A share pledge agreement is signed by the pledgor and the pledgee and usually provides that, in order to perfect the security created under the pledge, certain documents, as follows, will be delivered to the pledgee at the same time as that agreement is signed:

  • the original share certificate(s) representing the pledged shares;
  • an undated blank instrument of transfer of the shares duly signed by the pledgor in favour of the pledgee;
  • an irrevocable proxy and power of attorney in respect of the pledged shares from the pledgor;
  • undated, signed letters of resignation from the company secretary and each director;
  • a certified copy of a resolution from the board of directors of the company approving the pledge of the shares under the share pledge agreement and the transfer of the shares to the pledgee (in the event that the pledge is enforced); and
  • a letter of authority and undertaking from the company secretary and each director.

The share pledge agreement should impose an obligation on the pledgor to procure that immediately upon the company’s receipt of a notice from the pledgee giving notice of the pledge evidenced by the share pledge agreement and attaching a certified copy of the said agreement, the company will insert a memorandum of pledge in its register of members against the pledged shares. This memorandum effectively serves as a safeguard in the event of any unauthorized or fraudulent execution of the blank instrument of transfer of the pledged shares, since the company secretary is aware of the share pledge agreement and should be in possession of the said documentation.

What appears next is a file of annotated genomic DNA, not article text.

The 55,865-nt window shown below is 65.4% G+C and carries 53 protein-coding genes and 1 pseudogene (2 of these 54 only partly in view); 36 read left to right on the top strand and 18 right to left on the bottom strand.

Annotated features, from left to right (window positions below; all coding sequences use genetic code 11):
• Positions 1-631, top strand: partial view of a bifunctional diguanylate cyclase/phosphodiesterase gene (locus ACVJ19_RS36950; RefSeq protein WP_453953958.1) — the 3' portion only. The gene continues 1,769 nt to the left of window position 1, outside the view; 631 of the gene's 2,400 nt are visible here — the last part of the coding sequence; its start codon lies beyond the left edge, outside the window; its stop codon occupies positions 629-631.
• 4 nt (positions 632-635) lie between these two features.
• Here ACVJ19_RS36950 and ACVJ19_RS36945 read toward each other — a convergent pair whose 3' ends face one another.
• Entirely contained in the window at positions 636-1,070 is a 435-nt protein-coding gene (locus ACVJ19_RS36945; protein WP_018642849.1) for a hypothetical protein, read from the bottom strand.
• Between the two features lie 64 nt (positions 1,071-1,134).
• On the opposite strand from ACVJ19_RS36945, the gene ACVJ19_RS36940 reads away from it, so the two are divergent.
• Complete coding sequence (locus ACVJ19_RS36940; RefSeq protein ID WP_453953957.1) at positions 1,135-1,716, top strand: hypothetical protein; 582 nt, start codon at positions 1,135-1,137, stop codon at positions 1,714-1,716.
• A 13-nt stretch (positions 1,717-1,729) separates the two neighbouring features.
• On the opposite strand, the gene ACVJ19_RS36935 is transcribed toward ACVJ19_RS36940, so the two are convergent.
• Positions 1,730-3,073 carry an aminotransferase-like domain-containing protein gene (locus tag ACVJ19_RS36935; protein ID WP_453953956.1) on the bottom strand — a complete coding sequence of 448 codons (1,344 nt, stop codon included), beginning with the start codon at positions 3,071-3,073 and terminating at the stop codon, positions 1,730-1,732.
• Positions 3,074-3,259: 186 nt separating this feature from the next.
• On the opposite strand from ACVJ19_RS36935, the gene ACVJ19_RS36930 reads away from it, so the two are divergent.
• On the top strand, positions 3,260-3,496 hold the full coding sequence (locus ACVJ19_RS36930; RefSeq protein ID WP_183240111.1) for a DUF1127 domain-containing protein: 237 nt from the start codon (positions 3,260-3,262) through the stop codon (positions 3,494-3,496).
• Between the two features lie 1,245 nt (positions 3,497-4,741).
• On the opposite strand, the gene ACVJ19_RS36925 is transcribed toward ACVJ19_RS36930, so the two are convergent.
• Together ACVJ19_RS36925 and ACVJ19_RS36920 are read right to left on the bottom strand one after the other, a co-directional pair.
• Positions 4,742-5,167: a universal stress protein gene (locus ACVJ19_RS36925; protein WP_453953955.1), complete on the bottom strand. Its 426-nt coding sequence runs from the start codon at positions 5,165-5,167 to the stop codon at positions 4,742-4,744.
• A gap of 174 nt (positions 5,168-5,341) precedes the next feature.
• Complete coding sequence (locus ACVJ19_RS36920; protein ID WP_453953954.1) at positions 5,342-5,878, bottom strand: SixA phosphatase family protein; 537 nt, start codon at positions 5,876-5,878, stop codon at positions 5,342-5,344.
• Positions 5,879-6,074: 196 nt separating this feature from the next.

In order to ensure the enforceability and legality of the security created pursuant to the share pledge agreement it may be necessary in certain jurisdictions to register the security interest created under the share pledge agreement with the registrar of companies or equivalent within a prescribed period of time following the creation of the security interest. Failure to do so may render the security void against a liquidator, administrator or company creditor.

The circumstances in which a pledge may be terminated should be set out explicitly in the share pledge agreement and these usually include the following:

  • on the date of discharge by the pledgor of the secured obligations in accordance with the share pledge agreement;
  • on the date on which the parties’ mutual written agreement to terminate the share pledge agreement is executed and delivered by all parties;
  • on the date on which the pledgee serves a written termination notice on the pledgor (in the event that the pledgee chooses in its sole discretion not to enforce the share pledge agreement); or